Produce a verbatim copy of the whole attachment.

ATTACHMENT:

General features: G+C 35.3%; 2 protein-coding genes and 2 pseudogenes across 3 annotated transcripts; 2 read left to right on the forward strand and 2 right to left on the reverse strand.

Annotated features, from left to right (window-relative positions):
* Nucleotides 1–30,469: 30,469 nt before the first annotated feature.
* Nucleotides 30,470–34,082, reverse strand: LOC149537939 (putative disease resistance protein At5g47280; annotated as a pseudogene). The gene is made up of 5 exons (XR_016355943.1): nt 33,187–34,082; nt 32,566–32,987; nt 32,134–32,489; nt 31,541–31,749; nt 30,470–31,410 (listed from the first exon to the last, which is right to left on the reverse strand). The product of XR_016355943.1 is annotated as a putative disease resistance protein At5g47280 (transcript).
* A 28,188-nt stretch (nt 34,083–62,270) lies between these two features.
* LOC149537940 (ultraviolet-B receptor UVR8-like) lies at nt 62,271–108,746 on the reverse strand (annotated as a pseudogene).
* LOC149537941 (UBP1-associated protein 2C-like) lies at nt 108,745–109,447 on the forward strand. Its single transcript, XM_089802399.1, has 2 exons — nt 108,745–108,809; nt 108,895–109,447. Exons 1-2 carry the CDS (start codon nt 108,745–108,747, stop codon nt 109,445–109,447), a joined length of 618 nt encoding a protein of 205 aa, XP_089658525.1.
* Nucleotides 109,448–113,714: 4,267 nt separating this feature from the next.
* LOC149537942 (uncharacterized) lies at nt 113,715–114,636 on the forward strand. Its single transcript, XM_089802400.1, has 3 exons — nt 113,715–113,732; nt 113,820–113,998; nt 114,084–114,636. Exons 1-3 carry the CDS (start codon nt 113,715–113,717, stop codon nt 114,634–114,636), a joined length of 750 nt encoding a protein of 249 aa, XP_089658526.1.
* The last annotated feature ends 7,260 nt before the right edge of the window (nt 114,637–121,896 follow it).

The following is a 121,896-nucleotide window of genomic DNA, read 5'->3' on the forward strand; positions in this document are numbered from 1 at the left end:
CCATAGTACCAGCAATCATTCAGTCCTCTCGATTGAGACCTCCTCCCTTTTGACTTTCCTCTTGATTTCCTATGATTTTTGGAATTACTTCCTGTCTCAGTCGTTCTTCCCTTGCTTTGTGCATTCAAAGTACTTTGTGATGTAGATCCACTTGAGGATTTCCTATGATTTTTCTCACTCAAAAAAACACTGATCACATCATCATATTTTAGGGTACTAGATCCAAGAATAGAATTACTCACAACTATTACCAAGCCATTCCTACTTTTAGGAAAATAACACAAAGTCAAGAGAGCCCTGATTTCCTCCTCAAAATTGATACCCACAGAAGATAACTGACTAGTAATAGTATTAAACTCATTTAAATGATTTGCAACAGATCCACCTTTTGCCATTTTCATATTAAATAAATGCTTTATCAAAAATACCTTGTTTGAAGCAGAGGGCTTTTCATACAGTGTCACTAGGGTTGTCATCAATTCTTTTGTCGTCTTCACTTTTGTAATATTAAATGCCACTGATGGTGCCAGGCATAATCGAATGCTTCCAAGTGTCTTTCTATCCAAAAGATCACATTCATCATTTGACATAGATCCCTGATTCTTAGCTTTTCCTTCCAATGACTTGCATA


General features: G+C 35.3%; 2 protein-coding genes and 2 pseudogenes across 3 annotated transcripts; 2 read left to right on the forward strand and 2 right to left on the reverse strand.

Annotated features, from left to right (window-relative positions):
* Nucleotides 1–30,469: 30,469 nt before the first annotated feature.
* Nucleotides 30,470–34,082, reverse strand: LOC149537939 (putative disease resistance protein At5g47280; annotated as a pseudogene). The gene is made up of 5 exons (XR_016355943.1): nt 33,187–34,082; nt 32,566–32,987; nt 32,134–32,489; nt 31,541–31,749; nt 30,470–31,410 (listed from the first exon to the last, which is right to left on the reverse strand). The product of XR_016355943.1 is annotated as a putative disease resistance protein At5g47280 (transcript).
* A 28,188-nt stretch (nt 34,083–62,270) lies between these two features.
* LOC149537940 (ultraviolet-B receptor UVR8-like) lies at nt 62,271–108,746 on the reverse strand (annotated as a pseudogene).
* LOC149537941 (UBP1-associated protein 2C-like) lies at nt 108,745–109,447 on the forward strand. Its single transcript, XM_089802399.1, has 2 exons — nt 108,745–108,809; nt 108,895–109,447. Exons 1-2 carry the CDS (start codon nt 108,745–108,747, stop codon nt 109,445–109,447), a joined length of 618 nt encoding a protein of 205 aa, XP_089658525.1.
* Nucleotides 109,448–113,714: 4,267 nt separating this feature from the next.
* LOC149537942 (uncharacterized) lies at nt 113,715–114,636 on the forward strand. Its single transcript, XM_089802400.1, has 3 exons — nt 113,715–113,732; nt 113,820–113,998; nt 114,084–114,636. Exons 1-3 carry the CDS (start codon nt 113,715–113,717, stop codon nt 114,634–114,636), a joined length of 750 nt encoding a protein of 249 aa, XP_089658526.1.
* The last annotated feature ends 7,260 nt before the right edge of the window (nt 114,637–121,896 follow it).

The following is a 121,896-nucleotide window of genomic DNA, read 5'->3' on the forward strand; positions in this document are numbered from 1 at the left end:
CCATAGTACCAGCAATCATTCAGTCCTCTCGATTGAGACCTCCTCCCTTTTGACTTTCCTCTTGATTTCCTATGATTTTTGGAATTACTTCCTGTCTCAGTCGTTCTTCCCTTGCTTTGTGCATTCAAAGTACTTTGTGATGTAGATCCACTTGAGGATTTCCTATGATTTTTCTCACTCAAAAAAACACTGATCACATCATCATATTTTAGGGTACTAGATCCAAGAATAGAATTACTCACAACTATTACCAAGCCATTCCTACTTTTAGGAAAATAACACAAAGTCAAGAGAGCCCTGATTTCCTCCTCAAAATTGATACCCACAGAAGATAACTGACTAGTAATAGTATTAAACTCATTTAAATGATTTGCAACAGATCCACCTTTTGCCATTTTCATATTAAATAAATGCTTTATCAAAAATACCTTGTTTGAAGCAGAGGGCTTTTCATACAGTGTCACTAGGGTTGTCATCAATTCTTTTGTCGTCTTCACTTTTGTAATATTAAATGCCACTGATGGTGCCAGGCATAATCGAATGCTTCCAAGTGTCTTTCTATCCAAAAGATCACATTCATCATTTGACATAGATCCCTGATTCTTAGCTTTTCCTTCCAATGACTTGCATA